Writing > A Z

There are two things that any of us know. The internal, unintelligible reality we directly experience and the external abstract knowledge understood through various linguistic means. We experience so little in the brevity of our lives that we must rely heavily on language to understand much of anything. Sadly, language is only adept at explaining language and has the dangerous habit of overstepping its utility and needlessly flattening dynamic, amorphous experience into an intelligible but poor shadow of itself.

Paradoxically, neither shape nor logic is discernible from nebulous existence unless we intersect one formless mass with another and so cut each through the outline of the other. Two inchoate substances collided in such a way produce two intelligible ones. But each understanding is conditioned and diminished by the constraints of the unseen other.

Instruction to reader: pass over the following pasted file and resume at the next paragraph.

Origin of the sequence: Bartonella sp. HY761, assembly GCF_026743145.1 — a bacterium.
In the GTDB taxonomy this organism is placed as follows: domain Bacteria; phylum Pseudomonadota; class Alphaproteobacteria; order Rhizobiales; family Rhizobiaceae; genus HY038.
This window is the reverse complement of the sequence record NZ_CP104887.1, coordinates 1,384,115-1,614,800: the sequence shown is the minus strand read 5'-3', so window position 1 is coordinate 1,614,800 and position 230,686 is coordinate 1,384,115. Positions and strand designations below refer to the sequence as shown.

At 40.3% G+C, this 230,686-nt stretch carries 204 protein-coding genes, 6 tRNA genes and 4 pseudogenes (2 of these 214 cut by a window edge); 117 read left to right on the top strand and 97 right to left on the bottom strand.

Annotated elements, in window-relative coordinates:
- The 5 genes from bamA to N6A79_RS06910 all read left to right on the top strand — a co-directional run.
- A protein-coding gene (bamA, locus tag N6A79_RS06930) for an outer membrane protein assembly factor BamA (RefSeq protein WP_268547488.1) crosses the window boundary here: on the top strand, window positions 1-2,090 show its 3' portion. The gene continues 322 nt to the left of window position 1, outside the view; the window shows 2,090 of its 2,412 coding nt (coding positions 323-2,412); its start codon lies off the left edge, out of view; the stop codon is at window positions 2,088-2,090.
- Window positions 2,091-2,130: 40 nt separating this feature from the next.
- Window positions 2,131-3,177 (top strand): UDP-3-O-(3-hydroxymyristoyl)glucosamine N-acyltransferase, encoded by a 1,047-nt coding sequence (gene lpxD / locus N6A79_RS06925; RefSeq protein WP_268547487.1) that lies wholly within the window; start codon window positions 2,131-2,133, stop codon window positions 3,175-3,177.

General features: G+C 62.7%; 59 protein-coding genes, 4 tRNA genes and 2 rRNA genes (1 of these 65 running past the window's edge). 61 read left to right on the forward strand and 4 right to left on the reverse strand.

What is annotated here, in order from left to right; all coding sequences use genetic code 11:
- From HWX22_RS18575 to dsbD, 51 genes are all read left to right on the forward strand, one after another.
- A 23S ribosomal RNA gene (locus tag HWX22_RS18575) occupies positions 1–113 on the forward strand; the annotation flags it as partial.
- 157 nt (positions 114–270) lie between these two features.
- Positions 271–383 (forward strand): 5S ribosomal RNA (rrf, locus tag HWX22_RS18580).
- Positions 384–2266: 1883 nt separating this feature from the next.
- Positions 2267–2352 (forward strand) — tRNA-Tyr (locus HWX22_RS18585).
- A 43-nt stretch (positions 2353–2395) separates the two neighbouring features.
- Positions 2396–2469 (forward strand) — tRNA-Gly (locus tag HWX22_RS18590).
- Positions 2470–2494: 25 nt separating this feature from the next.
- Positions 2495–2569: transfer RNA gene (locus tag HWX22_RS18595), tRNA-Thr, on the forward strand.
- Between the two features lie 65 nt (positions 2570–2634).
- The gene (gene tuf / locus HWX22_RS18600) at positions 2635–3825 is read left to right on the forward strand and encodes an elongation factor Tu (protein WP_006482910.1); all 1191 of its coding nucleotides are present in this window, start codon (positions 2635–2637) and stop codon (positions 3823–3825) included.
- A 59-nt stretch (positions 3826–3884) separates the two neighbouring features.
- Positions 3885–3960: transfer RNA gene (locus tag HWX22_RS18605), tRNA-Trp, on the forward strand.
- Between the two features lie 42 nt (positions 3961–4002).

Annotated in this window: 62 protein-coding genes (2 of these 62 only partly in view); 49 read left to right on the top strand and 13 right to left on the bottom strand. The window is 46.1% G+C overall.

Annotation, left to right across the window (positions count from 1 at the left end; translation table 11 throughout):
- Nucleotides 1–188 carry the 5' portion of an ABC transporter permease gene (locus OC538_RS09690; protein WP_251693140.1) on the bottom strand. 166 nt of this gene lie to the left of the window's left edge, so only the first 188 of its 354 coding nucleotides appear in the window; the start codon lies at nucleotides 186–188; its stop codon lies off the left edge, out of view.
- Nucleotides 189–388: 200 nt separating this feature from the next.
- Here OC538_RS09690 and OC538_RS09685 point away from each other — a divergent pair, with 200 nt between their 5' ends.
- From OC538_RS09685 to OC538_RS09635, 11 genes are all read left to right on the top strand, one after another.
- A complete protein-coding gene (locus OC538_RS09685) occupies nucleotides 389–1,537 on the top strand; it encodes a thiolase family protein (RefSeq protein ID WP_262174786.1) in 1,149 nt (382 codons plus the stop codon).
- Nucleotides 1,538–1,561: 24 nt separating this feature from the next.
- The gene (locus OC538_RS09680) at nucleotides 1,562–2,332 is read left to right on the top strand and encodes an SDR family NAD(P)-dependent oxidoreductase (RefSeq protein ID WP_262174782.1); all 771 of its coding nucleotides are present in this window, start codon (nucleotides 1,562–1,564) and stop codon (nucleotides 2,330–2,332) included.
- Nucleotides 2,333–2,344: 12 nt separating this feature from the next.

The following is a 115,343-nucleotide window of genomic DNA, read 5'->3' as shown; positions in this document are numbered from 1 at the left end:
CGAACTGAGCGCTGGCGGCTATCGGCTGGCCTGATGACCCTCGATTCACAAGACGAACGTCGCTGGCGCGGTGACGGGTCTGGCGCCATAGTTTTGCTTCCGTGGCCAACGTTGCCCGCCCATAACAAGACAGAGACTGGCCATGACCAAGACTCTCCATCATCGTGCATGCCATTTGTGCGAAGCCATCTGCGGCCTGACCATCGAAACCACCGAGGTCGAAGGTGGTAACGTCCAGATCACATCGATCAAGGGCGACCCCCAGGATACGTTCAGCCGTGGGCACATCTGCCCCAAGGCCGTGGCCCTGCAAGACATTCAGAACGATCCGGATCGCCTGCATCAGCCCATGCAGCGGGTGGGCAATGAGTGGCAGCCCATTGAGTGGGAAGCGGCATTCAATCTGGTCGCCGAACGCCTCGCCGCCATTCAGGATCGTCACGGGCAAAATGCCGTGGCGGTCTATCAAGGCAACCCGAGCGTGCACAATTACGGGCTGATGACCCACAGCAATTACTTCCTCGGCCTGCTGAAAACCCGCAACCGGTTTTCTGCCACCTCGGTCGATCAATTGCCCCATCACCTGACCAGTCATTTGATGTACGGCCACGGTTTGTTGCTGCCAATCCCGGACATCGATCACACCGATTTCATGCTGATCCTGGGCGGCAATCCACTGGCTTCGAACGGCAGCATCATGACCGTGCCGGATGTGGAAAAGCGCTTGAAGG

Language maps sound onto thought and thought onto sound, spinning each like thread through its linear logic into a new form with a new face and new boundaries of possible meaning. We have to see linguistic understanding as bounded by the limitations of its logic and structure and seek other structures and logics through which to know.